Continuing its drive to be as technologically advanced as possible, the Tustin PD recently equipped its officers with body cameras and is in the process of upgrading in-car cameras and computers.
The Tustin City Council approved the new technology last August and the body cameras were rolled out beginning in January, starting with the Traffic Unit.
By the end of summer, all TPD patrol units will be equipped with new dash cams and detachable computers.
The new equipment comes on the heels of another recent technological tool for the TPD called StarChase, a pursuit-mitigation option in which officers deploy a GPS-equipped cylinder that sticks to the back of a car being pursued so officers and dispatchers can track it.
“(Chief Charles Celano) is really big into technology and making sure that we’re using technology to be as effective and efficient as possible,” said Lt. Brian Greene, an administrative lieutenant in the TPD’s Community Policing Bureau. “To do that, we need to equip our personnel with the tools they need to do their jobs.”
The latest technology gives the TPD another layer of trust and transparency with the community, Greene said.
“We’re very fortunate here in Tustin to have a great relationship with the community, and we don’t ever want to put that in jeopardy,” he said.
The TPD joins other agencies, such as the Anaheim and Fullerton PDs, in equipping its officers with body cameras. The Huntington Beach PD last year received approval for body cameras, and the La Habra and Santa Ana PDs are implementing them.
But the TPD, Greene said, is the only agency in O.C. that has both body cameras for the officers and dash cams in the vehicles. Other agencies have opted to do away with dash cams after switching to body cameras, he said.
The upgrades are designed with an eye to the future, said Greene.
“We wanted the latest, greatest technology not only for now, but for a few years down the line,” he said.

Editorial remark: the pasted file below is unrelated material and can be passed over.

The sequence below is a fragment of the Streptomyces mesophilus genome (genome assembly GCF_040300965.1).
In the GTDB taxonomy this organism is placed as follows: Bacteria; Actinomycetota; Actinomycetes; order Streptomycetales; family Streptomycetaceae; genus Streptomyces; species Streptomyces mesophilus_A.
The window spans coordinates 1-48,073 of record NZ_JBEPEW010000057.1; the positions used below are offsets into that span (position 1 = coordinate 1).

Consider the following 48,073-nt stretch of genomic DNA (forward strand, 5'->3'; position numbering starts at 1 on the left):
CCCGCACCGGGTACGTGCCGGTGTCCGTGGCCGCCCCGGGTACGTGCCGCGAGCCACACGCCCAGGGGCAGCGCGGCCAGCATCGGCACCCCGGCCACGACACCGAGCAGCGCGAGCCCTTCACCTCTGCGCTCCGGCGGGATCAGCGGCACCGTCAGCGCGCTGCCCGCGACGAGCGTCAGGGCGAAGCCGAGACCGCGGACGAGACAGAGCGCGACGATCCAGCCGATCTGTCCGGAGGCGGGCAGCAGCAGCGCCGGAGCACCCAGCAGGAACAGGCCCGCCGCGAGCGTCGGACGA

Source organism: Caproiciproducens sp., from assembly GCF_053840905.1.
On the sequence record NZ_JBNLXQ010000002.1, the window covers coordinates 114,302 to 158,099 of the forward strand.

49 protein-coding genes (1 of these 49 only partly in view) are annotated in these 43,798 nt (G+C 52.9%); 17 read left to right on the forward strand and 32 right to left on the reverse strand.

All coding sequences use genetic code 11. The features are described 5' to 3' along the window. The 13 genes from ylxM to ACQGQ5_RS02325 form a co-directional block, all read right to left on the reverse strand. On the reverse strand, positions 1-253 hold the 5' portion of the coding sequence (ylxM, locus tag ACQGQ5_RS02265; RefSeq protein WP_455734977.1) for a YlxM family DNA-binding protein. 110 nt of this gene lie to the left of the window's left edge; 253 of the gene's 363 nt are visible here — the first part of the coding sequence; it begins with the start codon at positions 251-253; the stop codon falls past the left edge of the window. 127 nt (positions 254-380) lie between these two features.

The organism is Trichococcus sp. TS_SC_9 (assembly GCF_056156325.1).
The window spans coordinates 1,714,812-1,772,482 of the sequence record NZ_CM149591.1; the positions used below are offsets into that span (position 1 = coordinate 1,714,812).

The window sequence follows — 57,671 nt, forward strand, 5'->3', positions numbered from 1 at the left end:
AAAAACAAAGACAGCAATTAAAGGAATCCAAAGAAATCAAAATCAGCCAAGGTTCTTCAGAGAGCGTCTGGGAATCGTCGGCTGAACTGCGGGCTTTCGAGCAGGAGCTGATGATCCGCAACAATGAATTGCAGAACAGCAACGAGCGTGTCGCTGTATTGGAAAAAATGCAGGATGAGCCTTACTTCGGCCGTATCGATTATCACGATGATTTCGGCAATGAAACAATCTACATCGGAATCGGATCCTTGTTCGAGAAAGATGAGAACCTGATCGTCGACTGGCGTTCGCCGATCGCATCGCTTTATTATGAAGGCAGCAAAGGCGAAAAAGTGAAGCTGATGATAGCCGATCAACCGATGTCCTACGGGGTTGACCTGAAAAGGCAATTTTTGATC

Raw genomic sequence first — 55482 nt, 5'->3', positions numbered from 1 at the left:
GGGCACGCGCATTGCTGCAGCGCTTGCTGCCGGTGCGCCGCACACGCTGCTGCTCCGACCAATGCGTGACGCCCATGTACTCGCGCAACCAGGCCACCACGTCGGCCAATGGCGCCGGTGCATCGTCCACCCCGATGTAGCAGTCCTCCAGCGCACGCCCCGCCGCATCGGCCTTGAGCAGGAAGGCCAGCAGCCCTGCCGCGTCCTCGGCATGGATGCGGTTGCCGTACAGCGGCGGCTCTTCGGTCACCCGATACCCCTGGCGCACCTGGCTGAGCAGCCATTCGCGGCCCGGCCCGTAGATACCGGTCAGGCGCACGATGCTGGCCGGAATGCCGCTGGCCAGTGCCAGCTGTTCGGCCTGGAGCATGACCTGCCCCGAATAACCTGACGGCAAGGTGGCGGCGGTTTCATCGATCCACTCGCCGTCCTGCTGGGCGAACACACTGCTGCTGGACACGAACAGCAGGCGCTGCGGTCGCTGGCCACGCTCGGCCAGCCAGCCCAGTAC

Greene led a committee of 18 sworn and professional personnel at the TPD, from officers to dispatchers to records employees, who spent a year-and-a-half before deciding on an integrated body camera/dash cam system manufactured by WatchGuard Technologies Inc. of Seattle.
The TPD has new rugged Dell MDCs (mobile data computers) that replace old ones that couldn’t be removed from patrol cars. Now, officers have the option to detach them and work on a report while still on scene at a call.
The four officers and one riding sergeant who make up the TPD’s Motors Unit are particularly pleased with the new body cameras, since their motorcycles previously were equipped only with audio recorders, Greene said.
The new body cameras and dash cams, as well as the new MDCs, are a hit with TPD officers, he said.
“Overwhelmingly, we’ve had a lot of support for them,” Greene said.
Sgt. Matt Nunley, a patrol sergeant for the north part of Tustin, was a member of the committee who worked on the body cameras, dash cams and computers. Nunley said the committee evaluated several different options, but eventually came to a recommendation on the WatchGuard system.
“The (body cameras) are especially handy in foot pursuits when officers are away from their cars,” he said. “They help us make accurate documentations on our reports. That’s what the officers like the most: They can write in their reports word for word what happened.”
The new in-car cameras have a panoramic view option that records video of what’s playing out in front of the patrol car, and they also can capture what’s happening in the back seat.
“A lot of times, if we have two suspects in the back, they will make incriminating statements,” Nunley said. “There’s no expectation of privacy in a police car.”
Nunley recently showed how the TPD’s new in-car camera and computer systems work.
He pulled up to a 7 p.m. “suspicious person” call in a residential neighborhood. Other TPD officers were on the scene interviewing two men who had parked on the dead-end street and admitted to smoking marijuana.
Among the other officers on the scene were Officer Diego Gomez, a field training officer, and his trainee, Officer Hector Frias. Both Gomez and Frias praised the body cameras and new patrol car upgrades.
“Nine times out of 10,” Frias said, “when you tell someone everything they say and do is being recorded, they stop talking and the call usually goes smoothly.”
The body cameras and in-car cameras are fully integrated and can be manually activated by an officer, but they also activate automatically in certain situations through predesignated “triggers” that are configurable within the system’s software.
The in-car video system has a 30-second pre-record function. When it’s activated, it provides video of what happened a half-minute before it was turned on. The body cameras have a similar function, but pre-record for 15 seconds.
“Now we can get what’s going on at the point of contact,” Nunley said of the new body cameras and dash cams. “Now we can pretty much get the whole picture and the more views we have, the better.”